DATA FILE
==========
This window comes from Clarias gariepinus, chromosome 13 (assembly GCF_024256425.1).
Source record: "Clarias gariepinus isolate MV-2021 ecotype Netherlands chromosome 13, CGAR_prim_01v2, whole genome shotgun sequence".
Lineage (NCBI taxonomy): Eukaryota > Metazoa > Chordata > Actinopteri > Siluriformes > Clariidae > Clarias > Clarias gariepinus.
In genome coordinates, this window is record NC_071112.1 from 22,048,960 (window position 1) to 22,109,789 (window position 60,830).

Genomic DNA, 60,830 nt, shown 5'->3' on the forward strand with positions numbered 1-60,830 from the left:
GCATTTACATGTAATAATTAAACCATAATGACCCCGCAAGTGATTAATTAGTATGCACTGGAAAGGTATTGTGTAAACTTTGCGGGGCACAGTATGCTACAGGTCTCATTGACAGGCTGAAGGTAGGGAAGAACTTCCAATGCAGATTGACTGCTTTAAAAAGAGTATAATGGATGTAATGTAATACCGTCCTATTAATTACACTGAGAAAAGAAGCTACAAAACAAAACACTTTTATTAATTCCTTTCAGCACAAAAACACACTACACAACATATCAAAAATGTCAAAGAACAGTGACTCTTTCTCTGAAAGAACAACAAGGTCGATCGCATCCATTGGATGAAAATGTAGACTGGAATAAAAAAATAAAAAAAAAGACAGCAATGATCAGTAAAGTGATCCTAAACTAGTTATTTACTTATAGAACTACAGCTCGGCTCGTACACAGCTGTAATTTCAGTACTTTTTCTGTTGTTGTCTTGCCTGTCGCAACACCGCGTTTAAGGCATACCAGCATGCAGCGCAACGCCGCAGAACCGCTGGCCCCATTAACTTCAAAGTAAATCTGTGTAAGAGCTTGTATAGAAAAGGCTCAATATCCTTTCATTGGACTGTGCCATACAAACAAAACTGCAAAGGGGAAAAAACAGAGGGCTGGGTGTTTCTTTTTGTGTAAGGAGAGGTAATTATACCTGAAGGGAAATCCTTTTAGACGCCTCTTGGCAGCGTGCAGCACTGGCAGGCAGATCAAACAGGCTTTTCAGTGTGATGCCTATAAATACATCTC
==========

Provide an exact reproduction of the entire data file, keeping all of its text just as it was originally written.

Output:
This window comes from Clarias gariepinus, chromosome 13 (assembly GCF_024256425.1).
Source record: "Clarias gariepinus isolate MV-2021 ecotype Netherlands chromosome 13, CGAR_prim_01v2, whole genome shotgun sequence".
Lineage (NCBI taxonomy): Eukaryota > Metazoa > Chordata > Actinopteri > Siluriformes > Clariidae > Clarias > Clarias gariepinus.
In genome coordinates, this window is record NC_071112.1 from 22,048,960 (window position 1) to 22,109,789 (window position 60,830).

Genomic DNA, 60,830 nt, shown 5'->3' on the forward strand with positions numbered 1-60,830 from the left:
GCATTTACATGTAATAATTAAACCATAATGACCCCGCAAGTGATTAATTAGTATGCACTGGAAAGGTATTGTGTAAACTTTGCGGGGCACAGTATGCTACAGGTCTCATTGACAGGCTGAAGGTAGGGAAGAACTTCCAATGCAGATTGACTGCTTTAAAAAGAGTATAATGGATGTAATGTAATACCGTCCTATTAATTACACTGAGAAAAGAAGCTACAAAACAAAACACTTTTATTAATTCCTTTCAGCACAAAAACACACTACACAACATATCAAAAATGTCAAAGAACAGTGACTCTTTCTCTGAAAGAACAACAAGGTCGATCGCATCCATTGGATGAAAATGTAGACTGGAATAAAAAAATAAAAAAAAAGACAGCAATGATCAGTAAAGTGATCCTAAACTAGTTATTTACTTATAGAACTACAGCTCGGCTCGTACACAGCTGTAATTTCAGTACTTTTTCTGTTGTTGTCTTGCCTGTCGCAACACCGCGTTTAAGGCATACCAGCATGCAGCGCAACGCCGCAGAACCGCTGGCCCCATTAACTTCAAAGTAAATCTGTGTAAGAGCTTGTATAGAAAAGGCTCAATATCCTTTCATTGGACTGTGCCATACAAACAAAACTGCAAAGGGGAAAAAACAGAGGGCTGGGTGTTTCTTTTTGTGTAAGGAGAGGTAATTATACCTGAAGGGAAATCCTTTTAGACGCCTCTTGGCAGCGTGCAGCACTGGCAGGCAGATCAAACAGGCTTTTCAGTGTGATGCCTATAAATACATCTC